Your View: In defense of “Johnny Come Latelies”

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Your View: In defense of “Johnny Come Latelies”
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By James Bernau, Alexandria (File photo)

To the editor:
I want to start by stating my love for this community. My first experience in Alexandria was back in 1979, when I was on my way to an internship in France. I never really believed my life would bring me back to this community some 34 years later, but here I am.

The culture, people and experiences in this community are all wonderful. In fact, one of the owners of the company I worked for back then came and visited this fine city, commenting how Old Town made them think of Quebec. I have been to a lot of places in my lifetime and am glad to call this town home.

It is amazing to see two items divide this community: bicycles and Confederate history. Let me confess right now, I ride a bicycle in town, on trails, and to work when I don’t ride Metro. Let me also state, I stop at all Stop signs.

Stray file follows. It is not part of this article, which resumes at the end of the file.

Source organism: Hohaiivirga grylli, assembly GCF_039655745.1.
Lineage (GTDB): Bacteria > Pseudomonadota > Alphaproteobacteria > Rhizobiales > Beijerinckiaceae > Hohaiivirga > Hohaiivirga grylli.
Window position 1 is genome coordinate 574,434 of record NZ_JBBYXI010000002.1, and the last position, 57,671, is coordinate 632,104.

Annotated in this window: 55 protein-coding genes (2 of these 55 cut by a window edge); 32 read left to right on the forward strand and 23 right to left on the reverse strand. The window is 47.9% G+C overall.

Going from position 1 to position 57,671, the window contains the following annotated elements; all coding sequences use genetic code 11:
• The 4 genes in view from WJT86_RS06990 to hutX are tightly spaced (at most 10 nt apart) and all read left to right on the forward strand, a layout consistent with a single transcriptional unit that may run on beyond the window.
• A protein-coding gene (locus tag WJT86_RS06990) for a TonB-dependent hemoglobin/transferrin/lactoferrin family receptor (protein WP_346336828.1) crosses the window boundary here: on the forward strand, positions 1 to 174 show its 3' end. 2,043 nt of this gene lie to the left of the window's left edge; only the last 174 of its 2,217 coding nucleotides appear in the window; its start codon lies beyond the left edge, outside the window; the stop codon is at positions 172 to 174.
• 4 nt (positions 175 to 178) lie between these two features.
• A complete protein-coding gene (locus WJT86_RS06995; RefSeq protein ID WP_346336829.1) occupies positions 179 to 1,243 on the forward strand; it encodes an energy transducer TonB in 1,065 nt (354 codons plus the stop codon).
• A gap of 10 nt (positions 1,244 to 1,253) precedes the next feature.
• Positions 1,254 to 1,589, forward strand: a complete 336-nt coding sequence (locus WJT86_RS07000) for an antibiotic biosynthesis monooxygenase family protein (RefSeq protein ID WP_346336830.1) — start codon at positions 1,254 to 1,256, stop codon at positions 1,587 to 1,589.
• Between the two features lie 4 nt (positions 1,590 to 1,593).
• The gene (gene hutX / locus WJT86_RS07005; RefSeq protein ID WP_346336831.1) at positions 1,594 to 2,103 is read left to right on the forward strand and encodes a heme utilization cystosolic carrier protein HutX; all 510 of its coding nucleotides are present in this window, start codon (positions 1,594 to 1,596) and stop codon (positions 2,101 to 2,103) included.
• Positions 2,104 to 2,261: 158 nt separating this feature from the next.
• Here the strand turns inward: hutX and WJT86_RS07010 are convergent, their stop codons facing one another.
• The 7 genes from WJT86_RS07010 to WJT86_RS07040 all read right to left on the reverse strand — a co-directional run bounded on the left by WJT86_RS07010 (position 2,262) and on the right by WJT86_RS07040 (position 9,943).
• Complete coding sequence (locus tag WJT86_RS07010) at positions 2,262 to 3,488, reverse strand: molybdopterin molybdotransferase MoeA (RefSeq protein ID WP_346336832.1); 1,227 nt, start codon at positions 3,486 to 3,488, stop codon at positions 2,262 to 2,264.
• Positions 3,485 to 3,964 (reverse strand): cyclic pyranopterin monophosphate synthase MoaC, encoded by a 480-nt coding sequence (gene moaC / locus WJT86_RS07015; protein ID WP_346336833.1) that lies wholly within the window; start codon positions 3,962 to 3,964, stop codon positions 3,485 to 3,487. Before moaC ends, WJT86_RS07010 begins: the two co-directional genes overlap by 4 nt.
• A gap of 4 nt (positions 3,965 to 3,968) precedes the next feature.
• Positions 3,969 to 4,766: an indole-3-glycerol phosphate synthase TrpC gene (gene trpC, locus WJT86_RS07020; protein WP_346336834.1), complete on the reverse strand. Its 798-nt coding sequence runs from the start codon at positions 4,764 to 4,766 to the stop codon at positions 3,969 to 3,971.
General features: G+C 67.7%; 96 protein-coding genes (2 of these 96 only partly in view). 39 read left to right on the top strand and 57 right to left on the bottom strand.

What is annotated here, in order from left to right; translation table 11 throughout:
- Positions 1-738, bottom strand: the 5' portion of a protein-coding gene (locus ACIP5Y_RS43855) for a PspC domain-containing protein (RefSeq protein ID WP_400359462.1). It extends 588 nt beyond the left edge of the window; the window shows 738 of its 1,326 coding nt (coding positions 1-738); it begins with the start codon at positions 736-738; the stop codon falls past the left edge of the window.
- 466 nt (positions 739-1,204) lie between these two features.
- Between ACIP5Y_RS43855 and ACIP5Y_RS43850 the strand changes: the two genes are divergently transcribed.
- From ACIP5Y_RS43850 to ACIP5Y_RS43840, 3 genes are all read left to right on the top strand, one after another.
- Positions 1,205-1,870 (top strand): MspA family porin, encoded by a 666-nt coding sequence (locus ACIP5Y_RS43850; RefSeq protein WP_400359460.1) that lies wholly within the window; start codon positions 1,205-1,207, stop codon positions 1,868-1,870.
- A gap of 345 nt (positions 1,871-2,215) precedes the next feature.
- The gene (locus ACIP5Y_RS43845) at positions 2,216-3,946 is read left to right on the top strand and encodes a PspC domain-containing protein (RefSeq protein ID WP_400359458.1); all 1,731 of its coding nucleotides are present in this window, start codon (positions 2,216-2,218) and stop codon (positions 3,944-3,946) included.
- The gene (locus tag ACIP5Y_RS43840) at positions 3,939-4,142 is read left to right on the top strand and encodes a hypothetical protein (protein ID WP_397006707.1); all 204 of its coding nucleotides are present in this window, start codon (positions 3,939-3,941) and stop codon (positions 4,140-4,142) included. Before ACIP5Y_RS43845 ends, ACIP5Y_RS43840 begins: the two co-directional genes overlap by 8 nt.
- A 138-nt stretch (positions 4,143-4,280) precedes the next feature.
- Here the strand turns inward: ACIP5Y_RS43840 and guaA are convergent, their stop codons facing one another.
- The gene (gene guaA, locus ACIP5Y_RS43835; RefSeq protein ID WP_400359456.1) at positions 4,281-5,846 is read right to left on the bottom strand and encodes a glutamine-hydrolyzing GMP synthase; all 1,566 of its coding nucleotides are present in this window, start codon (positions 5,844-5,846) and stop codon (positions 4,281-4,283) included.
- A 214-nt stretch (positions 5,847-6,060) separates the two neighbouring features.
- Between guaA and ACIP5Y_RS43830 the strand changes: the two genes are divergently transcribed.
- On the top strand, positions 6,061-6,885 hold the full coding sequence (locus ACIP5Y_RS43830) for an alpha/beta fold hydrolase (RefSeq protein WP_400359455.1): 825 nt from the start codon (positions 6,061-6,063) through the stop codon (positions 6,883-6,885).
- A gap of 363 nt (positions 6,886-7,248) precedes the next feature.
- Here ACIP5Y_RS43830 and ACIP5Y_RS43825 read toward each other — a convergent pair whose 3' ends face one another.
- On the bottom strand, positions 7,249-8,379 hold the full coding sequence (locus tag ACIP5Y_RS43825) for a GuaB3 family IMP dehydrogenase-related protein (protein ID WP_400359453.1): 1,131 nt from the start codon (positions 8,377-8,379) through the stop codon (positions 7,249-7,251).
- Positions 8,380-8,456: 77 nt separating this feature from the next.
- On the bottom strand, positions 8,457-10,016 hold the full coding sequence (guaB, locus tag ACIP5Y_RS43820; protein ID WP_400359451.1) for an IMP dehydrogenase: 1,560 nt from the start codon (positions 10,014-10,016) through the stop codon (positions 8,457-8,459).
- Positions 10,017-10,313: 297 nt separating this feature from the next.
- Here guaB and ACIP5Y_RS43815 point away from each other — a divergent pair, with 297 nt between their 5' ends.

I have seen my share of cyclists believe they are above the law and fail to stop at signs and lights every time I ride. But I also see drivers who also believe they are above the law, rolling to stop, not stopping, failing to yield and running me off the road.

Now that I have that off my chest, let me get to the comment that recently set me to wondering, who does Greg Paspatis think he is (“Chang- ing street names would desecrate Alexandria’s history,” September 22)? Paspatis described some residents as “Johnny Come Latelies.”

Some of us find offense in people who wish to express themselves as “long time residents” and therefore feel they have the sole right to tell everyone else how to live. First, I don’t think the laws state only the old timers get to make the rules. Secondly, maybe we should look outside our neighborhoods and take in the experiences from around the country and around the world.

There are lots of things to be learned from some- one who has different experiences than you. While I was growing up in the late 1960s and 1970s, our school district hired only from outside the community. They thought it would be good to learn from people who had different experiences and life challenges.

I’m sorry to see that most schools today like to hire locals, so children only hear the same things their parents heard. What a missed opportunity to educate our people that we are not all alike.

While touring Arlington House with my French friends, they asked the park ranger about Robert E. Lee. His comment was, “If you really look at the history, Gen. Lee could be considered a traitor by many.”

I want to leave with one last comment to Mr. Paspatis: Unless your family came over on the Discovery to Jamestown, someone in this community probably lived here longer than you and your forebears, and by your logic, has the final say on what gets done in this town.

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